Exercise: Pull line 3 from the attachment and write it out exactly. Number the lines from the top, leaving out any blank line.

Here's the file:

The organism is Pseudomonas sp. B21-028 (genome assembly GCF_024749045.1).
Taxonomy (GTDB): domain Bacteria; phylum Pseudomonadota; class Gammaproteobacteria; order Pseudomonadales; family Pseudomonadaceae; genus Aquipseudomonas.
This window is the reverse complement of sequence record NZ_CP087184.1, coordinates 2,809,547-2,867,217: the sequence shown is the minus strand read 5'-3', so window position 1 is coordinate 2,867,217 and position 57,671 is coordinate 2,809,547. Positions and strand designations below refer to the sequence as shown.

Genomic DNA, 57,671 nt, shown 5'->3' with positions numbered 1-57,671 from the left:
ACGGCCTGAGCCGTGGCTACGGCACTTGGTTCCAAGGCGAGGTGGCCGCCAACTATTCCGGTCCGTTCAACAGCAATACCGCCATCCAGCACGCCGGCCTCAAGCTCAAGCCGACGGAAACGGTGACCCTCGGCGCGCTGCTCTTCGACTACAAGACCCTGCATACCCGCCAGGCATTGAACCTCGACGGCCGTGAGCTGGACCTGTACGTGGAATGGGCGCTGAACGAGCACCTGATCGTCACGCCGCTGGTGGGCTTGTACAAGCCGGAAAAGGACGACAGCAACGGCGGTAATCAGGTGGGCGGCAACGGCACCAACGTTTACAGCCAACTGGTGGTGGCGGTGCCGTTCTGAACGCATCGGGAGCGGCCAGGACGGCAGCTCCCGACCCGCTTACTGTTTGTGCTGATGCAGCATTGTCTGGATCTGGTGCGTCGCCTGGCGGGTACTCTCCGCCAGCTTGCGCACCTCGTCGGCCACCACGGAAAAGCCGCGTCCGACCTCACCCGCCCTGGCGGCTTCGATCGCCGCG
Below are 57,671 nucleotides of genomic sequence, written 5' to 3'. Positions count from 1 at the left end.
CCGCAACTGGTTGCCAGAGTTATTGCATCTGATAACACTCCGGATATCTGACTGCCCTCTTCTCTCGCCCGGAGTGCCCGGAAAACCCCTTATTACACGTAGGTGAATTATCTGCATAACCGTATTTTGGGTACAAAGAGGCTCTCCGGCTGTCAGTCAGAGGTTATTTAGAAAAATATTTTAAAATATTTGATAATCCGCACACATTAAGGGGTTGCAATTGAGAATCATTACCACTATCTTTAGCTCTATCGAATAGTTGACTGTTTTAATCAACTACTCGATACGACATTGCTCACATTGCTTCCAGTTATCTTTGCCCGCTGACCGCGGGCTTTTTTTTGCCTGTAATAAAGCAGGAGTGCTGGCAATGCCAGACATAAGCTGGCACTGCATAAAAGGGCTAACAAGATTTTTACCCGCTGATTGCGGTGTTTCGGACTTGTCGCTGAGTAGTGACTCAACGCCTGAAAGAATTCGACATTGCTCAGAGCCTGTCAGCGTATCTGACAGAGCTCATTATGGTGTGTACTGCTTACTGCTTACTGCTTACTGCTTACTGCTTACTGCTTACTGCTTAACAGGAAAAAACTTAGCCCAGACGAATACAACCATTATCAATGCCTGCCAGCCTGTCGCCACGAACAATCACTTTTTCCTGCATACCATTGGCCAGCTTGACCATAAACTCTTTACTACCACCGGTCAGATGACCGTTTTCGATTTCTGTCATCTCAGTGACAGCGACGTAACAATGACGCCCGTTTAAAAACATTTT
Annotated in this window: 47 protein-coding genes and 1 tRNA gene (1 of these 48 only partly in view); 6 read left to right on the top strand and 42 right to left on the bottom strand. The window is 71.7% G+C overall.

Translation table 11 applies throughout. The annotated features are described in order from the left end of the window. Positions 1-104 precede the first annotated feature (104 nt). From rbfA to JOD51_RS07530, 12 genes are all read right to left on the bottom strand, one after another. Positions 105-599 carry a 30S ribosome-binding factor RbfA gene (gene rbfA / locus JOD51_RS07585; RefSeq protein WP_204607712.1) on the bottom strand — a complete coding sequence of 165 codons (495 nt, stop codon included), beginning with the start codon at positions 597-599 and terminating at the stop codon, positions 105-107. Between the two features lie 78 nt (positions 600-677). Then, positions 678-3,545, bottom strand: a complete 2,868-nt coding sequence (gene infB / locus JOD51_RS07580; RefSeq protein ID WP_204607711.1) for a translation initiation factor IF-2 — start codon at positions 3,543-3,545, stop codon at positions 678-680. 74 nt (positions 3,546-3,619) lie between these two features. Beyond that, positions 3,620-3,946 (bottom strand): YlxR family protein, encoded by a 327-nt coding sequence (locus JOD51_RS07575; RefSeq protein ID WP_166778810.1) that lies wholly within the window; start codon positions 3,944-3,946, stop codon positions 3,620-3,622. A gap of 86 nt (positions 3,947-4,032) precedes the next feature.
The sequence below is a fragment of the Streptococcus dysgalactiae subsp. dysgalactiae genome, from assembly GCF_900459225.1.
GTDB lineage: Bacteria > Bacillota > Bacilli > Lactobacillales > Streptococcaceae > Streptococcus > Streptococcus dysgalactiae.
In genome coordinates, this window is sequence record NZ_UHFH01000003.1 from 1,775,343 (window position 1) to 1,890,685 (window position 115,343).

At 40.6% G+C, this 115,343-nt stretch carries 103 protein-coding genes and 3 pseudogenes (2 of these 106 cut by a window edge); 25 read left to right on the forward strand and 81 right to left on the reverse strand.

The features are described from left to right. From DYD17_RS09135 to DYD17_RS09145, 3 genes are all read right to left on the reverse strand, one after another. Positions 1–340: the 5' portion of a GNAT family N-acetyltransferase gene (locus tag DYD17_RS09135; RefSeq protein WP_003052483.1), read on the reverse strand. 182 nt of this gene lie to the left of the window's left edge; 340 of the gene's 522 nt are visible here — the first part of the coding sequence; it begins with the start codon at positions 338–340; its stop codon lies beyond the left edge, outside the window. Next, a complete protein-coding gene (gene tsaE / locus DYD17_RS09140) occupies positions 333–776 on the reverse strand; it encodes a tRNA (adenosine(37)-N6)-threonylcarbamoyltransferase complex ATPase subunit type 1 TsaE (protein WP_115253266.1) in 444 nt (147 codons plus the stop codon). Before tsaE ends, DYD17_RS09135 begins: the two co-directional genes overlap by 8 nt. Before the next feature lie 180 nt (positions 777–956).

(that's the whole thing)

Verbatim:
This window is the reverse complement of sequence record NZ_CP087184.1, coordinates 2,809,547-2,867,217: the sequence shown is the minus strand read 5'-3', so window position 1 is coordinate 2,867,217 and position 57,671 is coordinate 2,809,547. Positions and strand designations below refer to the sequence as shown.